Trip Report – Leading on Technical Ice Course, NZ
By: Adam Morrison
Source: Australis (Australia Section) Newsletter (Nov 2017)
In July, I was lucky enough to get some time out from work and family commitments to get across the ‘ditch’ and attend the Leading on Technical Ice Course at Wye Creek, Queenstown.
The main ice climbing area at Wye Creek is at approx. 1500m, and is located over the saddle behind Lake Alta, just south of The Remarkables ski field in Queenstown. Wye Creek is considered to be the premier ice climbing training area in New Zealand, having good access, a range of climbing from WI2 – WI5, and generally reliable conditions throughout July and early August.
After a hasty, last minute decision to make the 5 + hour drive from Christchurch to Queenstown (through the remnants of a southerly storm, due to a flight cancellation) Thursday evening found me doing a last-minute food shop and packing.
A late ‘alpine’ start of 7am was agreed at the Heli Tours office, where I met the three other course participants (all Kiwis), and our instructor for the next three days, Paul Rogers. We quickly paired into climbing teams, and then sorted out shared climbing and camping gear. The timing of the weather could not have been better, as the southerly storm had blown through, resulting in an outlook for a two day, fine weather window, before a north westerly front would pass through, bringing warmer temperatures and potentially precipitation at the main ice climbing area.
We had a quick weigh in and loaded our helicopter, before our 9am flight took us up the Remarkable range, over the top of Lake Alta, landing directly below the main climbing area. After a quick emptying of packs at our camping location, we geared up and post holed our way up the slopes towards the lower tier of ice.
The morning was spent top roping on lower angle WI2, concentrating on technique and efficient swinging, before moving onto screw placement. This enabled us to get in many pitches of climbing, building confidence before changing to the pointy end. We then moved to an upper tier, where we practiced building V threads, and belay changeovers, before rapping back down to the lower tier. The day was finished off by top roping some harder climbs, up to WI4. We got back to our gear stash just on dusk, and quickly settled into the evening activities, before a well-earned rest.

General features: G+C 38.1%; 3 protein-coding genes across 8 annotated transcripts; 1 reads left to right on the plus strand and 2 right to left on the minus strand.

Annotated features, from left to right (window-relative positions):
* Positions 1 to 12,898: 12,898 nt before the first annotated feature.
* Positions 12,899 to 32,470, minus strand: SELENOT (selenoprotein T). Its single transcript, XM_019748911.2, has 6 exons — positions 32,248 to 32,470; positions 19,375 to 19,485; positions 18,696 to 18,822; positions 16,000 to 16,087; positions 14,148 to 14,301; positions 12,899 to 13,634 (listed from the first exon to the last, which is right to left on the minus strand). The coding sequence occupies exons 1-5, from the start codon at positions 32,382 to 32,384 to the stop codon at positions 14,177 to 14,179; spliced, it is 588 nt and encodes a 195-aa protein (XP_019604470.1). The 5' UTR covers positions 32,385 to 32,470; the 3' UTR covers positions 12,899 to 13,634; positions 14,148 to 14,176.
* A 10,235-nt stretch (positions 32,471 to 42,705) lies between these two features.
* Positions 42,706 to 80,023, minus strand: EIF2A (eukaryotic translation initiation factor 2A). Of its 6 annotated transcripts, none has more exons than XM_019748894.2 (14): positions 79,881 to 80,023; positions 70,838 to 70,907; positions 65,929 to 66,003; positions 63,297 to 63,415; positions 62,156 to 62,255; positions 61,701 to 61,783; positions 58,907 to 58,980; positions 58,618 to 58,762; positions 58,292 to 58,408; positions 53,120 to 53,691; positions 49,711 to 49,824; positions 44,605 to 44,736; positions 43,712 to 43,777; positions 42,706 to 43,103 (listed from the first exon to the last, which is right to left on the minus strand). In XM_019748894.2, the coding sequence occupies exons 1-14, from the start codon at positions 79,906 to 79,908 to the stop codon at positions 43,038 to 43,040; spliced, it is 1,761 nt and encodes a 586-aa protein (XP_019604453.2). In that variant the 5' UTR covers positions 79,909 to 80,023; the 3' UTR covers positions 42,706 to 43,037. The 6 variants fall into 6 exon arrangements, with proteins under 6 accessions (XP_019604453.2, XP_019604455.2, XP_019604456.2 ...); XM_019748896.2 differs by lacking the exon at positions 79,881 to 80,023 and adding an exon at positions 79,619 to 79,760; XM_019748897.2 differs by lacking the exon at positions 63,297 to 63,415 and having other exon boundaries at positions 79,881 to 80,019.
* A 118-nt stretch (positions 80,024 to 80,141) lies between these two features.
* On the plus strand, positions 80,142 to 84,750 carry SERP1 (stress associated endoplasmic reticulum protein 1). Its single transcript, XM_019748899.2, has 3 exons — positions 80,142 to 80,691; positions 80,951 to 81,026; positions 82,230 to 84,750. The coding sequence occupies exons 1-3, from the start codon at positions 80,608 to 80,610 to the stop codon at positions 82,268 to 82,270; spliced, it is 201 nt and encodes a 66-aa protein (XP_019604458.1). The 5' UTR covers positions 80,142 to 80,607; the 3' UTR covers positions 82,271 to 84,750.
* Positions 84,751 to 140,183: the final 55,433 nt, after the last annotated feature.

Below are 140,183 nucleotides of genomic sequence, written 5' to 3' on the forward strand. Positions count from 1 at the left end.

After a cool and windless night, Saturday morning saw us rise early and break camp, before heading up again to the climbing area, with the intention to spend the day lead climbing. Climbing in pairs again, my first route involved 3 pitches, before topping out and rapping back down on v threads. We then moved onto another route, and before I knew it, it was late afternoon and we had lead and rapped about 250m of WI3. By this time the ice conditions were changing due to the warmer weather, and we were all getting tired, so we finished up the day pushing ourselves and top roping some steeper WI3-4 pitches till dark.
We headed back down the hill to our gear stash, before walking down valley for about 1 ½ hours to a bivvy rock, to shelter from the incoming front. The following morning we awoke to warmer weather and light showers, and spent the rest of the day making our way down valley to Lake Wakatipu, and back to Queenstown.
Whilst it wasn’t a full three days of climbing, two seemed to be enough, considering the longish days and the number of pitches that were climbed… all participants were pretty frazzled by the second night. Like any alpine climbing, weather is king, and in this case, we had decided to walk out down valley as it made no sense to keep climbing in the warmer weather. If conditions allowed, it would be possible to climb for an additional half day, and walk out over the saddle back down to the ski fields via Lake Alta. This is also the more conventional approach to access the ice climbing area at Wye Creek.
To be clear, this is an instructional course rather than ‘guided’. Hence it is expected you supply all your own equipment, and know what to do with it! To get the most out of the course, aside from having experience leading or seconding easier ice pitches, you need to have solid trad lead climbing skills. This doesn’t have to be to high grades, but you will certainly want to have good rope handling skills and general multi pitch experience – sport climbers and boulderers need not apply!
As always it is great to spend time in the mountains with likeminded and interesting individuals, and there was certainly no shortage of banter between the Kiwis, Paul or myself. I believe one of the big benefits of this course is the 4:1 ratio and the experience of the instructor – Paul is a regular climber and has a huge amount of experience. This permits a lot of questions to be asked in a supportive environment, and answered with a frank and no BS answer.
Costing $800 NZD for the three days (including the one-way helicopter flight) this is seriously good value. I would highly recommend the course to any members who are looking to increase their skillset and experience on technical ice, or like me, have had a long break and are easing back into it.
Posted By: Narina Sutherland